2 Sep, 2021

Most people equate a car’s performance to the size and output of the engine under its hood. But bigger isn’t always better. As any Formula 1 fan will tell you, there is a lot more to a vehicle’s on-road performance than just the horsepower it can muster. And some of the power in today’s cars come from a rather unlikely source. 

‘Regenerative braking’ is a term that is quickly becoming popular, and you have likely come across it while reading auto blogs or magazines lately. Also called Kinetic Energy Recovery System (KERS), this technology promises to reduce energy consumption in electric vehicles (EVs) significantly. It is also billed as the latest breakthrough in terms of delivering better braking power. So let’s discover more about regenerative braking.

Regenerative braking explained

Traditional brakes use friction to bring a car to a halt. This friction is generated when the brake discs come into contact with the wheels as soon as you hit the brakes. Unfortunately, much of the heat energy that is generated gets wasted. Engineers have now borrowed a concept long used in electric trains to recycle some of this energy and route it back to the EV’s battery. While regenerative braking technology is used in many diesel and petrol cars, EVs – like the MG ZS – use it as the primary braking system (with hydraulic brakes as backup). Ultimately, it offers better fuel efficiency and mileage- top priorities for any Indian vehicle owner!

Here’s how it works: regenerative brakes use an electric motor instead of discs (or drums) to slow down the car. In EVs, these motors are built into the wheel hubs and are known as in-wheel motors. The motors capture the energy generated by the forward motion of the vehicle even as it decelerates. This energy is fed back into the battery and used to power the acceleration phase.

The pros of regenerative braking:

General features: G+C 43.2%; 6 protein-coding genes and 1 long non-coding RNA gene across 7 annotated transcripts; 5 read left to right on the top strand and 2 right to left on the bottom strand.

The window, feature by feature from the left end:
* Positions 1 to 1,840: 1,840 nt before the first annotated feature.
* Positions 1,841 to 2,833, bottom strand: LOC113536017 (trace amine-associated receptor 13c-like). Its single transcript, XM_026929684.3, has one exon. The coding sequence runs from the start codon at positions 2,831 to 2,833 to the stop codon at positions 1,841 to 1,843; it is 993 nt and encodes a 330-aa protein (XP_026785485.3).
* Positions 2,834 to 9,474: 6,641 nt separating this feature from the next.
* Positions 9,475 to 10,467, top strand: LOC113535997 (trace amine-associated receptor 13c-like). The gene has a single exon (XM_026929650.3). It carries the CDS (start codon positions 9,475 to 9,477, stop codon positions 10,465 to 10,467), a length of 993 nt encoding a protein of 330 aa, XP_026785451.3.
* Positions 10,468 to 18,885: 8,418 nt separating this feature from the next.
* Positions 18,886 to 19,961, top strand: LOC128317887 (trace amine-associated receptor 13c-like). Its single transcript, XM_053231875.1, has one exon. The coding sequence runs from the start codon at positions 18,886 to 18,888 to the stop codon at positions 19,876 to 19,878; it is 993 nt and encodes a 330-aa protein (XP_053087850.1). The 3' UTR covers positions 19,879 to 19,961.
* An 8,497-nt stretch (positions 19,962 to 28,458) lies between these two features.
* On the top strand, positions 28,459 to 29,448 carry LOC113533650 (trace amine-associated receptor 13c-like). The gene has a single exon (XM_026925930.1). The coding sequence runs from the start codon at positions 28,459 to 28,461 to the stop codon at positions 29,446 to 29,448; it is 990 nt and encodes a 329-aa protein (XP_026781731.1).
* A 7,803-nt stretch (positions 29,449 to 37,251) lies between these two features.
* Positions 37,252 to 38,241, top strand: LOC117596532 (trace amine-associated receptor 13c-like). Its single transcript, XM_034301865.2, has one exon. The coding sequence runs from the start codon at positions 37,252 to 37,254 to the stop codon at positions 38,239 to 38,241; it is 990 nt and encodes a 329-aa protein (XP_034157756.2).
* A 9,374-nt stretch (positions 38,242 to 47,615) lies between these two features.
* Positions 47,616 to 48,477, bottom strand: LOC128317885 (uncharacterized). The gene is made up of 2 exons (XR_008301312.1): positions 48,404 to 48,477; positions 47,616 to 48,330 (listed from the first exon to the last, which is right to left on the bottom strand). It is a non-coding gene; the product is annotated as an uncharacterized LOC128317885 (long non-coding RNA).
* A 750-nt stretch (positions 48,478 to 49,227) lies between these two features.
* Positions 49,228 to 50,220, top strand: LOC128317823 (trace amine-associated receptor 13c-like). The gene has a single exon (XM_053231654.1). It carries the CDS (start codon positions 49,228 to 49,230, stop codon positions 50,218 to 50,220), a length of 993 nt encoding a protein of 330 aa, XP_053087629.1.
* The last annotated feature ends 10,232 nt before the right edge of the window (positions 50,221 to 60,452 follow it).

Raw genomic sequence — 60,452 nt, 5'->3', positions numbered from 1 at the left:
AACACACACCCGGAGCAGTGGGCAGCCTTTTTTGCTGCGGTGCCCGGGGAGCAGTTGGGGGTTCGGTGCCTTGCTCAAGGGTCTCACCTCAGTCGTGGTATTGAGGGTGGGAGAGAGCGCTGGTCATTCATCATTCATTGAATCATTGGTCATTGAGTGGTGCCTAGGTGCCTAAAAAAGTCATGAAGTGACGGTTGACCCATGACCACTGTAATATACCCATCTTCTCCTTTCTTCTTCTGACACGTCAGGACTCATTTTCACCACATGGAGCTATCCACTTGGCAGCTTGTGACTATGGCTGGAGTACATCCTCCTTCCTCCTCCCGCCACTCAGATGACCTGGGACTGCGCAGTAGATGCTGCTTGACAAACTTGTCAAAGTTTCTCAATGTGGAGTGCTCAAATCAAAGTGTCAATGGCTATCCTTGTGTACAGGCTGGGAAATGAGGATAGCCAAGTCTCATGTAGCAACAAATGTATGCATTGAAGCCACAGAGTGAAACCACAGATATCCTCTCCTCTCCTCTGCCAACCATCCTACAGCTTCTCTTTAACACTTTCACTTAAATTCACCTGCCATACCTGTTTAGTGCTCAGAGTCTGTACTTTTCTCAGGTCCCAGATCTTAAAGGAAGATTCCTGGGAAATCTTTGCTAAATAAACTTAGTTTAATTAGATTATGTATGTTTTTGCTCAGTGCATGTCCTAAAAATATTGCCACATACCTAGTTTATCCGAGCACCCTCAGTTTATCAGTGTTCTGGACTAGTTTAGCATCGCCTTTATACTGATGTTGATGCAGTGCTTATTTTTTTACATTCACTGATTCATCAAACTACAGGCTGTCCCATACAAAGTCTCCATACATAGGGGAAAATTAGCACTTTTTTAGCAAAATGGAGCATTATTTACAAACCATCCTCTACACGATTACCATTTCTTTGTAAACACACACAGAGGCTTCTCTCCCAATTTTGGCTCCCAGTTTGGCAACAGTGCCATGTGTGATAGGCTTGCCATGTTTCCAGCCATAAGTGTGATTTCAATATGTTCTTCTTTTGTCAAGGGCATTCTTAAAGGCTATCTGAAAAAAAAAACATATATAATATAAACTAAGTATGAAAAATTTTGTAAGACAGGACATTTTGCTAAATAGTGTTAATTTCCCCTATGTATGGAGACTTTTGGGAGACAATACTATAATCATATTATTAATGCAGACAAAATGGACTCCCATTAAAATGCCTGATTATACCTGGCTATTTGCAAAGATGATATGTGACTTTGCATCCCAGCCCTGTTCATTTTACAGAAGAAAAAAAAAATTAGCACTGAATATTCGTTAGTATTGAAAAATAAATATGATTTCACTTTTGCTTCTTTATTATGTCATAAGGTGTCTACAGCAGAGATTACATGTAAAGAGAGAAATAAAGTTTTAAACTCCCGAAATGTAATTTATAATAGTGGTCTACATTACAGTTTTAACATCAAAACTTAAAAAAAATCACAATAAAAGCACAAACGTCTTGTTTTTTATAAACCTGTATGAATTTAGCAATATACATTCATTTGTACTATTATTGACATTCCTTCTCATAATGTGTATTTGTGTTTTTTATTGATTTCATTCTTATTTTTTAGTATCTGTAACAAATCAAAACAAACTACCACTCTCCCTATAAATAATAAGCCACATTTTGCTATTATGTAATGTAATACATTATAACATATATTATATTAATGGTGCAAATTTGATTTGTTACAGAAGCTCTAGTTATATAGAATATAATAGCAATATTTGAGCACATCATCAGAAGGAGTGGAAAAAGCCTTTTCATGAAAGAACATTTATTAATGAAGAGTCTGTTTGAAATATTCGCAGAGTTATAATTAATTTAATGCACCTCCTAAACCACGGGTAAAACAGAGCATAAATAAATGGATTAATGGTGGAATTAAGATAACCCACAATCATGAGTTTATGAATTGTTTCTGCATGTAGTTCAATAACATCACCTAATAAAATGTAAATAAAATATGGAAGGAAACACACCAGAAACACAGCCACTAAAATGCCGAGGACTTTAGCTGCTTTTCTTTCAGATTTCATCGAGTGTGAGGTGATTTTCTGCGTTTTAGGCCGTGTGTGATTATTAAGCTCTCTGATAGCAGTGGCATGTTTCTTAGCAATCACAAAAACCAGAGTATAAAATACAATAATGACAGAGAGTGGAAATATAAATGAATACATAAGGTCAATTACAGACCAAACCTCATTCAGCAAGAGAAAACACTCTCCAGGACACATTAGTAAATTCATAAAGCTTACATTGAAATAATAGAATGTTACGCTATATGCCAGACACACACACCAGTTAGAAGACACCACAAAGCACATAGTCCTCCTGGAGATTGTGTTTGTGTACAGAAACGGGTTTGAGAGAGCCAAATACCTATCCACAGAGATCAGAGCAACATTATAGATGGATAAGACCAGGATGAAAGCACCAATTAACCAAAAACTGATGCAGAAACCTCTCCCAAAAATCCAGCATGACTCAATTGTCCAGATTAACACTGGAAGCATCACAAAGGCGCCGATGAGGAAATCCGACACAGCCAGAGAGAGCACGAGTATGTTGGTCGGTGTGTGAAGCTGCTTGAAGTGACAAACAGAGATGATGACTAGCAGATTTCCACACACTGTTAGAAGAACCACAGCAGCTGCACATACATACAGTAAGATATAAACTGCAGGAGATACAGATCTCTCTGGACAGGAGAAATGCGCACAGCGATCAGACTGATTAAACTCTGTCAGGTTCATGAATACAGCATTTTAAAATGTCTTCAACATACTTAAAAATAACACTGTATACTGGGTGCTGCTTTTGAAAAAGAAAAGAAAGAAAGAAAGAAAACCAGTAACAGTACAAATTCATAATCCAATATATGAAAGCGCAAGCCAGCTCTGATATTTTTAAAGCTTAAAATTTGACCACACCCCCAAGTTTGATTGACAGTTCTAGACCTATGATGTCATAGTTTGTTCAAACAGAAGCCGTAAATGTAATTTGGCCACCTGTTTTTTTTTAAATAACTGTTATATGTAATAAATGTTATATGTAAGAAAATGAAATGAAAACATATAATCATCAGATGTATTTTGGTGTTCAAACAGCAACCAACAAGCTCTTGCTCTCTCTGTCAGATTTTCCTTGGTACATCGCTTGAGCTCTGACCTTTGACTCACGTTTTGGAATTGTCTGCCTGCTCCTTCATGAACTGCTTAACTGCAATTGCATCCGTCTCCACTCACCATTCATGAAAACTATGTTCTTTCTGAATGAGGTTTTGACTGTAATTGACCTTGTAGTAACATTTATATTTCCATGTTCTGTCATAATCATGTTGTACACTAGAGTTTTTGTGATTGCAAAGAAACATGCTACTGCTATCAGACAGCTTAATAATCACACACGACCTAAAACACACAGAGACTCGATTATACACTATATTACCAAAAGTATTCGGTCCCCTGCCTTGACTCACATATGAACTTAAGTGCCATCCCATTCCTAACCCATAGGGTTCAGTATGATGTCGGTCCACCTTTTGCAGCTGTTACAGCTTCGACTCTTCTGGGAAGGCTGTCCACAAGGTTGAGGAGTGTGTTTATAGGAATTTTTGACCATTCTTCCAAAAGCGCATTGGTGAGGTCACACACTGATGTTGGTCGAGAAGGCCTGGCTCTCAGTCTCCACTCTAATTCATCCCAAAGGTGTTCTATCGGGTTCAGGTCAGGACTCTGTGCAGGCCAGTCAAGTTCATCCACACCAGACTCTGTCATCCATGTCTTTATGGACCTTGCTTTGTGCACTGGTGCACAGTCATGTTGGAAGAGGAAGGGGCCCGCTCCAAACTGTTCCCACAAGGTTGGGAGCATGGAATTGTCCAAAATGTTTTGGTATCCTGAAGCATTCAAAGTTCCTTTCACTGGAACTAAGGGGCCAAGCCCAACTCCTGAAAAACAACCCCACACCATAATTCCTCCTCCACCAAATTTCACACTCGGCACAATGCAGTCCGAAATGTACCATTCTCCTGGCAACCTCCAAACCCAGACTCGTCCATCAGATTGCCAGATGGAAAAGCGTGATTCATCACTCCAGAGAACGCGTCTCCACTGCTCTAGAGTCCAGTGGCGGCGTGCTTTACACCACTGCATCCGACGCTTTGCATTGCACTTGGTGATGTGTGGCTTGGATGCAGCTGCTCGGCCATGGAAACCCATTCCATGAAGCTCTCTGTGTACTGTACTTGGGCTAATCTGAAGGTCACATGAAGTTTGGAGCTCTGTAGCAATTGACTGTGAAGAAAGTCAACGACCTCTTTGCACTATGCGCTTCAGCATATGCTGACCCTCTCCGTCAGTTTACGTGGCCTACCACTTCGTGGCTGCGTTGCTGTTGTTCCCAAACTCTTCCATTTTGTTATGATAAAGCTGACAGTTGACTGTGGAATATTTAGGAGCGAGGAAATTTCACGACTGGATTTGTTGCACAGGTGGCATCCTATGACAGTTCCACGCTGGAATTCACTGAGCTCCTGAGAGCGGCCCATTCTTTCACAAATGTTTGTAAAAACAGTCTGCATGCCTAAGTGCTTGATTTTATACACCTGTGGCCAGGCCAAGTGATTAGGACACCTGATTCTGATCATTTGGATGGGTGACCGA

As an EV owner, you would naturally want to get as much mileage out of your battery as you possibly can. After all, while charging stations are being set up across the country, they are not as widespread as regular fuel pumps. In a typical urban setting, you can expect to brake several times a day at traffic signals or while driving over speed breakers. And the energy generated at such times (which would otherwise be wasted by conventional brakes) can be better used.

Regenerative braking helps conserve up to 70% of the energy generated when stopping your EV, allowing you to go much further on a single charge. In fact, today’s EVs average around 250 miles or 402 km per charge, depending on factors like vehicle size, traffic conditions, and the terrain you are on.       

Multi-mode regenerative braking?

Now, what if you could control the amount of power diverted to the brakes even before you started your car? Your daily commute would be smoother, and you wouldn’t have to glance at the battery indicator half as often! Say hello to multi-mode regenerative braking.

The sporty MG ZS 2021 makes this and a whole lot more possible. For starters, the latest ZS edition packs a brand new 44.5Kwh power pack, which provides a mileage of 419* km – a 23% increase over the 340km offered by the baseline variant unveiled last year. What’s equally impressive is that it also lets you pre-set the transmission to three different regenerative braking levels- light, moderate and heavy. 

  • Light: As the name suggests, this level minimises the braking power while increasing the range that the car travels before coming to a halt.
  • Moderate: This level scales the braking power up a notch from the first level, making it ideal for regular driving conditions.
  • Heavy: This level brings to bear the full power capacity, ideal for shorter distances and more frequent braking.

Each level corresponds to three driving modes- Eco, Normal, and Sport- that can be selected via rocker switches just below the ‘centre stack’. 

As you might imagine, the Eco mode is the one to use on city roads. Depending on how much you drive, it can allow you to get by for a few days without recharging your EV’s battery. The Normal mode is best when you need both performance and economy, while the Sport mode ramps up power for those winding mountain roads on the way to your monsoon getaway.

With better efficiency, higher mileage and greener solutions, there’s no reason why an EV shouldn’t be your next best way to #ChangeWhatYouCan.

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